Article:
Sandoval, who attended elementary school in Fallon when his father was transferred to Nevada with the Federal Aviation Administration,  said he has great respect for Galloway for presenting the history of the USS Nevada because it’s story everyone should know. During his eight-year tenure as governor, Sandoval learned much about the military operations and history of the Navy with Nevada ties.

“It’s an incredible moment, and it’s really important to teach these young student athletes the history of Fallon and the USS Nevada and to bring it all together,” Sandoval said. “And to have this trident which will tell the team what its’ all about.”

First-year Nevada football coach Ken Wilson was in as much awe of the operations at Naval Air Station Fallon as his players were when they saw the F-16s and an F-18 with the name of Capt. Pete “Maverick” Mitchell, the main character of the two Top Gun movies, emblazoned underneath the jet’s canopy. That provided the perfect prop for unveiling the trident.

“Just looking at their faces … they’re so excited looking at the airplanes and seeing these gentlemen talk about leadership and sports. They are competitors,” Wilson said of the Navy pilots who spend countless hours refining their combat skills. 

Dominic Peterson, a standout defensive end for the Wolf Pack, said the experience has been meaningful for him.

“I’ve caught up with a little of the behind-the-scene action that goes on here. I’m honored what goes on here,” he said. “We came out here to learn something different.”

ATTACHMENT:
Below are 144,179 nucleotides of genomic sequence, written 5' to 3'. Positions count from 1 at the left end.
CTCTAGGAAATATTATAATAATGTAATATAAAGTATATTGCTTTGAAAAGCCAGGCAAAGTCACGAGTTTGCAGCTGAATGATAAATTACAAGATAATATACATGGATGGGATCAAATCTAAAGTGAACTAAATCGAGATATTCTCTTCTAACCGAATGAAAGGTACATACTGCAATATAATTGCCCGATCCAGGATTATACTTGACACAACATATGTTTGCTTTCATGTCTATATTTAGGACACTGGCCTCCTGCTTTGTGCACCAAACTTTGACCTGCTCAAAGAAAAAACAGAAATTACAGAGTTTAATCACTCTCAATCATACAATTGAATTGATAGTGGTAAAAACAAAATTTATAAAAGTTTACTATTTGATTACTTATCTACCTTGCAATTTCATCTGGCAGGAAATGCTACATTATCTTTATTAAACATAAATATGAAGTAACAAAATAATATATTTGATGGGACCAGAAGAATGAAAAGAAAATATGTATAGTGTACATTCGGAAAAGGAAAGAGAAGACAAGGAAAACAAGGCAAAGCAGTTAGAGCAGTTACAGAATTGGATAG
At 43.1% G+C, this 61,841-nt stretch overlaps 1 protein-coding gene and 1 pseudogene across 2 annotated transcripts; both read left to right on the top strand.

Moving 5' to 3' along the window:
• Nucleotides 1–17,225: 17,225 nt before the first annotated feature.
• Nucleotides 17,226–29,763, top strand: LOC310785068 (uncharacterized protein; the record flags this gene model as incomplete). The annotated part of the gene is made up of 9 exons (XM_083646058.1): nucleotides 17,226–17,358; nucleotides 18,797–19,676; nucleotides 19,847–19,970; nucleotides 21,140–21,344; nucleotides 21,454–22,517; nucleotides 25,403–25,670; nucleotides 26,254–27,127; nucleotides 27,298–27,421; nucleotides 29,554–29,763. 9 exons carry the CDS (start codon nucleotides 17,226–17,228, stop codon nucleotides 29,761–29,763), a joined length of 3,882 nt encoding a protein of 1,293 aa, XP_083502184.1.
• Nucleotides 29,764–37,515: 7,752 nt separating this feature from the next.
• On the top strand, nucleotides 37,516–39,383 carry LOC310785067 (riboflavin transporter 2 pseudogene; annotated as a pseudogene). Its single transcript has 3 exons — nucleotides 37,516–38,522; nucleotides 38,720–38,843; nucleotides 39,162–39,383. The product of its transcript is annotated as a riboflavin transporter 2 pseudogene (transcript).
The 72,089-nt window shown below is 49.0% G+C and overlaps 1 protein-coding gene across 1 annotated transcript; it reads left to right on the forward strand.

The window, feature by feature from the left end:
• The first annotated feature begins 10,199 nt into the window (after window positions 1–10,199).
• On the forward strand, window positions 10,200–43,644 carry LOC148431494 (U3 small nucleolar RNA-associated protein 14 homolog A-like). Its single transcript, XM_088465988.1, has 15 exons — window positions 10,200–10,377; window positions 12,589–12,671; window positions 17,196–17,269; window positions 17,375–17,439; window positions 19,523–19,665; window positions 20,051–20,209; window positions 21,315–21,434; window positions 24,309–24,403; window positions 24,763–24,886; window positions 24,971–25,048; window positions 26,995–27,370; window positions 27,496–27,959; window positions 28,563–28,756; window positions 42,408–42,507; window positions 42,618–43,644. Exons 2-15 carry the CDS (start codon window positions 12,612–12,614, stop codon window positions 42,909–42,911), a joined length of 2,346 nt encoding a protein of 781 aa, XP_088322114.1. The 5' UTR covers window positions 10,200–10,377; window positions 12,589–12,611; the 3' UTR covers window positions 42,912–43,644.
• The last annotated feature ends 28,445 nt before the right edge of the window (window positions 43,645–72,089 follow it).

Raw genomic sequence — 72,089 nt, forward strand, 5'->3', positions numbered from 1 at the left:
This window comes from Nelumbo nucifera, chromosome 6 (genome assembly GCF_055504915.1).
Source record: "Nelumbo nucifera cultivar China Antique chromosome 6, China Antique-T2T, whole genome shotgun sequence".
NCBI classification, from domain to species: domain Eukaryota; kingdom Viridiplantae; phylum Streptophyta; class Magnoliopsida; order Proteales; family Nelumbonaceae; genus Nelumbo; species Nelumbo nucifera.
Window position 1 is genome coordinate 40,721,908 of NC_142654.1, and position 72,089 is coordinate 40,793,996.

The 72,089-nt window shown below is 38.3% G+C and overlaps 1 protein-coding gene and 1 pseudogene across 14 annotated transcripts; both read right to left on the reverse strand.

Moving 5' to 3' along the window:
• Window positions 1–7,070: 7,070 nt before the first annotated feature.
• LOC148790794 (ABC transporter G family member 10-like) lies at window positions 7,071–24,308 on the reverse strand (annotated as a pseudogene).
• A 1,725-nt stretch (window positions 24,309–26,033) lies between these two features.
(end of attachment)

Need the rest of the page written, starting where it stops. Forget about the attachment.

Wilson, though, said many of the pilots may have played football at their respective universities and experienced the combat on the gridiron like Peterson.

“It all comes together,” added Wilson, who then revealed the two Top Gun movies including the latest release are his favorites.

Top Gun: Maverick debuted during the late spring with the second movie portraying the warfighting skills of aviators associated with the Navy’s Fighter Weapons School that fits under the umbrella of the Naval Aviation Warfighting Development Center. McCoy, who came has been in his command for a year, enjoyed the opportunity to showcase the Navy.

“Today has been an absolutely fantastic opportunity to build the relationship between NAS Fallon and NAWDC and the University of Nevada,” McCoy said. “I look forward to continuing this relationship and opportunities to work together.”